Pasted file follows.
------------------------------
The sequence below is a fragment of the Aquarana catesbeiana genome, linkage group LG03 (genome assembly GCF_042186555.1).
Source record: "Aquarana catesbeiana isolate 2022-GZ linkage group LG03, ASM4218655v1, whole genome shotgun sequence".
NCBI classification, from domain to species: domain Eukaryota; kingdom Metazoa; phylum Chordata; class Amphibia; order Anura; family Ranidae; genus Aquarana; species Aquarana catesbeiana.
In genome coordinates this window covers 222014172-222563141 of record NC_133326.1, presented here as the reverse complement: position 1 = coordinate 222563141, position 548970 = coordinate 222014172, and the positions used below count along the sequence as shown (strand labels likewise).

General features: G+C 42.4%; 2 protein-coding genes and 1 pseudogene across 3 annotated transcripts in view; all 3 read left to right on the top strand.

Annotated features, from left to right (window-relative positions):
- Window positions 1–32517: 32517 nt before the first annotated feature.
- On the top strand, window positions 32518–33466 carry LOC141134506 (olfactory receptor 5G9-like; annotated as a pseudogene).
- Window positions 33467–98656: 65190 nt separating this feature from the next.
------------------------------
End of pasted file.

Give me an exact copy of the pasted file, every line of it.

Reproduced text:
The sequence below is a fragment of the Aquarana catesbeiana genome, linkage group LG03 (genome assembly GCF_042186555.1).
Source record: "Aquarana catesbeiana isolate 2022-GZ linkage group LG03, ASM4218655v1, whole genome shotgun sequence".
NCBI classification, from domain to species: domain Eukaryota; kingdom Metazoa; phylum Chordata; class Amphibia; order Anura; family Ranidae; genus Aquarana; species Aquarana catesbeiana.
In genome coordinates this window covers 222014172-222563141 of record NC_133326.1, presented here as the reverse complement: position 1 = coordinate 222563141, position 548970 = coordinate 222014172, and the positions used below count along the sequence as shown (strand labels likewise).

General features: G+C 42.4%; 2 protein-coding genes and 1 pseudogene across 3 annotated transcripts in view; all 3 read left to right on the top strand.

Annotated features, from left to right (window-relative positions):
- Window positions 1–32517: 32517 nt before the first annotated feature.
- On the top strand, window positions 32518–33466 carry LOC141134506 (olfactory receptor 5G9-like; annotated as a pseudogene).
- Window positions 33467–98656: 65190 nt separating this feature from the next.